Recent employment numbers show that Dubois County’s unemployment rates have risen from 6% to 6.6% in February. Gas prices, slower economic growth, and other factors have been pointed out but the harsh reality is there are people in this county that do not have jobs.
These individuals are facing the uncertainty of being without an income and this may lead to foreclosure. Although the rates of foreclosure in Dubois County are lower than much of Indiana (currently approximately 20 homes are in foreclosure in Dubois County), the thought of foreclosure is terrifying and equally terrifying is the thought that you may fall victim to a scam.
“People don’t realize that we provide mortgage assistance for free,” said Neil Elkins, Housing Services Director for Tri-Cap. “Those commercials you see on TV, if they are charging anyone for the mortgage assistance, it’s a scam.”
Commercials touting mortgage assistance play all day long on local cable channels. These companies may not be scamming individuals directly but they charge fees for the “assistance” they provide. TRI-CAP offers housing counseling and assistance free of charge by certified housing counselors.
Through the Hardest Hit Fund TRI-CAP can also provide up to $18,000 in assistance to individuals who have been unemployed at anytime in the past 12 months. The assistance is available to help people pay their mortgages and keep their homes.
The Hardest Hit Fund is a fund available in states struggling with unemployment rates at or above the national average or steep home price declines greater than 20 percent since the housing market downturn. The state of Indiana qualifies and while Dubois County has been spared some of the economic woes of the state, nearby Perry, Crawford, and Orange counties are considered at the highest risks.
Executive Director Joyce Fleck explained how poverty can strike anyone and many people may not know of all of the programs Tri-Cap provides. “Look at the average income of the individuals we have helped in the past year with the Hardest Hit Fund program. They are making 220% of the average median income in the areas we service.”
This is the first time some of these people have faced a financial crisis like this. Elkins related a story of an older client assisted by Tri-Cap. “He said he was so relieved to find us. He didn’t know we could help him. I don’t know if he saw a flyer or something, but he told me if he hadn’t gotten help from us his only option was to take his own life.”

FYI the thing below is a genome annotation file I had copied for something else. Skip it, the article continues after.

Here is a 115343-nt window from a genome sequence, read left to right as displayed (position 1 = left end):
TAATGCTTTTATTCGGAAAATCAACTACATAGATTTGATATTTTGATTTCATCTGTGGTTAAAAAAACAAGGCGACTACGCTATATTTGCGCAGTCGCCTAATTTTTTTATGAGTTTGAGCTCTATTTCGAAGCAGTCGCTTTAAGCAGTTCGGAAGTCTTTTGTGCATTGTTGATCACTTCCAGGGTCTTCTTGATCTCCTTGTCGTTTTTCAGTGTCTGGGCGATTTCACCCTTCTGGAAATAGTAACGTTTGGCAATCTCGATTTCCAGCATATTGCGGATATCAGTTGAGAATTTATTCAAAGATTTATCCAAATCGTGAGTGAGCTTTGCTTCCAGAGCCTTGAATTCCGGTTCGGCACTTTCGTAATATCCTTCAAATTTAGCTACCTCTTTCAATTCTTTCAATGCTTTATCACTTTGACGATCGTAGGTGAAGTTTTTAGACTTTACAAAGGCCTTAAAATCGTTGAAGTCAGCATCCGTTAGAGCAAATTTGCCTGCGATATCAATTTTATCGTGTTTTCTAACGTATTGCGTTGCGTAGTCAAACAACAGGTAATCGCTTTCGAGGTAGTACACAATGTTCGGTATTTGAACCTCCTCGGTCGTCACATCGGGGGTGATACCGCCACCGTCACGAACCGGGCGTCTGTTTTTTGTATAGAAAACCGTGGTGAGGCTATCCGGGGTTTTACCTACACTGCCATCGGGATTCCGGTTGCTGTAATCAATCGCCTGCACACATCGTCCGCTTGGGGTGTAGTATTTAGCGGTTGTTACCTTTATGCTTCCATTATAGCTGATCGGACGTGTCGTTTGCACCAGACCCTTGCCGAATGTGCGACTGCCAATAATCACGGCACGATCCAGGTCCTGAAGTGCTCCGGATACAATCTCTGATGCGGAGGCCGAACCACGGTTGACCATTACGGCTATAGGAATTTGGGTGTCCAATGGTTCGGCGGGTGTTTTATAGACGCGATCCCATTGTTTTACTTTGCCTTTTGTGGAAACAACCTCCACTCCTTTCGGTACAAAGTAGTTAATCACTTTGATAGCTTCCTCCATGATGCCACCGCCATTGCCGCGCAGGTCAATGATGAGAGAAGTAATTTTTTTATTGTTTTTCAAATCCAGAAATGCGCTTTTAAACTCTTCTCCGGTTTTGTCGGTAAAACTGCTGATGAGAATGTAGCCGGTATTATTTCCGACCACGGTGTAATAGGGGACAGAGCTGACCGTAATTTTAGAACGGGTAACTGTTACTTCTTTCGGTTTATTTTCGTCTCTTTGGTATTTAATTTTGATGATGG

The following is from the website www.loanscamalert.org.
6 things you should know to spot a scam
Scams aren’t always easy to spot – but it helps if you know the warning signs to look for. Here are six red flags to indicate that you may be dealing with a loan modification scammer:
- A company/person asks for a fee in advance to work with your lender to modify, refinance or reinstate your mortgage. They may pocket your money and do little or nothing to help you save your home from foreclosure.
- A company/person guarantees they can stop a foreclosure or get your loan modified. Nobody can make this guarantee to stop foreclosure or modify your loan. Legitimate, trustworthy HUD-approved counseling agencies will only promise they will try their very best to help you.
- A company/person advises you to stop paying your mortgage company and pay them instead. Despite what a scammer will tell you, you should never send a mortgage payment to anyone other than your mortgage lender. The minute you have trouble making your monthly payment, contact your mortgage lender.
- A company pressures you to sign over the deed to your home or sign any paperwork that you haven’t had a chance to read, and you don’t fully understand. A legitimate housing counselor would never pressure you to sign a document before you had a chance to read and understand it.
- A company claims to offer “government-approved” or “official government” loan modifications. They may be scam artists posing as legitimate organizations approved by, or affiliated with, the government. Contact your mortgage lender first. Your lender can tell you whether you qualify for any government programs to prevent foreclosure. And, remember, you do not have to pay to benefit from government-backed loan modification programs.
- A company/person you don’t know asks you to release personal financial information online or over the phone. You should only give this type of information to companies that you know and trust, like your mortgage lender or a HUD-approved counseling agency.